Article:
This theodicy of protest is exemplified in the writings of Elie Wiesel, a survivor of the death camps of the Nazis.  Wiesel  rejects all the traditional attempts to reconcile the horrors of the holocaust with God's purposes.  In fact, Wiesel implies that true faithfulness and trust may actually take the form of contending with God.  The true believer is drawn into an angry, yet faithful quarrel with God.  Wiesel expresses this type of protest in his description of commemorating the New Year in a concentration camp:

This day I had ceased to plead.  I was no longer capable of lamentation.  On the contrary, I felt very strong.  I was the accuser, God the accused.  My eyes were open and I was alone -- terribly alone in a world without God and without man.  Without love or mercy.  I had ceased to be anything but ashes, yet I felt myself to be stronger than the Almighty, to whom my life had been tied for so long.  I stood amid that praying congregation, observing it like a stranger. 

Elie Wiesel
Night

  It is Wiesel's contention that the Jew "may oppose God as long as he does so in defense of God's creation." 

    The book of Job itself assumes such  theodicy of protest. Job is encouraged to "curse God and die;"  that is, to give up his faith in God and cease expecting God to answer him.  Job refuses to be consoled by simplistic explanation that he simply cannot accept.  Nevertheless, Job does not renounce his faith in God.  In fact, Job declares, "Though he slay me, yet will I trust in him."  Thus, Job himself demonstrates the idea that faithfulness may actually require a refusal to accept quietly any explanation that justifies apparent senseless suffering as God's will.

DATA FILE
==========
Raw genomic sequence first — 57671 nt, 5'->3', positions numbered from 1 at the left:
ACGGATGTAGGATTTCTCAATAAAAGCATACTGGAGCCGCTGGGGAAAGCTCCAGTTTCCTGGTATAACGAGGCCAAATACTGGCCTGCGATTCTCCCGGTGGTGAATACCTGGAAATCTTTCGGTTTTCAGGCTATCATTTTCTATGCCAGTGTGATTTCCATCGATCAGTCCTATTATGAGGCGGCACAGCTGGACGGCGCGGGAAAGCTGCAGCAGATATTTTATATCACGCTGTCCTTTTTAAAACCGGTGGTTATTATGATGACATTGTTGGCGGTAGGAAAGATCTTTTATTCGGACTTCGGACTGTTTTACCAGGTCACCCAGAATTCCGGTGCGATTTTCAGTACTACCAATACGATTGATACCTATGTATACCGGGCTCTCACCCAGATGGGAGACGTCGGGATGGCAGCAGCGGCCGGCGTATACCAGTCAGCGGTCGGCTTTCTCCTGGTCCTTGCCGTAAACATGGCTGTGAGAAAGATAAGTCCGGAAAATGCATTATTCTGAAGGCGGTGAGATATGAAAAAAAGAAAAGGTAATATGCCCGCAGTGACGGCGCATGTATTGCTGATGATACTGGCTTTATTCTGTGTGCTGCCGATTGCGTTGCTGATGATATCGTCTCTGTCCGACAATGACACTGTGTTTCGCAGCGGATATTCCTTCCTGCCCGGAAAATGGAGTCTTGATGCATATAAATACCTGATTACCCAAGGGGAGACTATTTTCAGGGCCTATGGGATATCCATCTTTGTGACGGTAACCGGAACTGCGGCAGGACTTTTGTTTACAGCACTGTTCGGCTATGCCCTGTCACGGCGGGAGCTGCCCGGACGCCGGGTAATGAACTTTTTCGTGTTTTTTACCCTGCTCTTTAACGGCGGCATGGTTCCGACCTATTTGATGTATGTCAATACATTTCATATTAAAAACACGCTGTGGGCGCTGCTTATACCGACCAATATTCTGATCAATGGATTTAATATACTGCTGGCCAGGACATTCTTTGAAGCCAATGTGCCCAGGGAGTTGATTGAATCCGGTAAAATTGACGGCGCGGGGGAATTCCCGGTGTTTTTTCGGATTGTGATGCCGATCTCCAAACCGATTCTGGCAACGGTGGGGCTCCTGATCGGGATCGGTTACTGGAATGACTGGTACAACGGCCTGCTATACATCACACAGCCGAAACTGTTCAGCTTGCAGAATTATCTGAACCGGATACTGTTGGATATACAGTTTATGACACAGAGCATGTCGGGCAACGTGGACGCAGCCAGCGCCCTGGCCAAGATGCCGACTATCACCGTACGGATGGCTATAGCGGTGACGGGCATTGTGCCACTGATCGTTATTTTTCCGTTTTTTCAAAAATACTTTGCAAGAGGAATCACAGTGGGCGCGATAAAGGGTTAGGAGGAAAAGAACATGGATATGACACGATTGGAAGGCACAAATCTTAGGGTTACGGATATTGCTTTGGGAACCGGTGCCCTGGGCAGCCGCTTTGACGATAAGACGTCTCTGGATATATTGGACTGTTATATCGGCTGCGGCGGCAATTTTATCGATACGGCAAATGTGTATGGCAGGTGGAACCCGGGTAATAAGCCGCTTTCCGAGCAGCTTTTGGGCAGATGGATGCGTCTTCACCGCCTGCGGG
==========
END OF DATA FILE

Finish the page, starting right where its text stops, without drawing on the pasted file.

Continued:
A revised monotheism?

     Finally, it should be noted that instead of settling for these explanations, some have suggested that the facts of suffering and evil cannot be reconciled to the concept of an all-powerful and benevolent Deity.  In other words, the concept of Ultimate Reality needs to be revised. In light of the Holocaust, many people did revise their understanding of the nature of God.  In his  popular book  When Bad Things Happen to Good People, Rabbi Harold Kushner rejects the traditional notion of an all-powerful God in favor of the concept of a  God that is good but not all-powerful. The remarkable response to Kushner's book suggests that a number of people accept this revised monotheism as a possible solution to the questions of theodicy.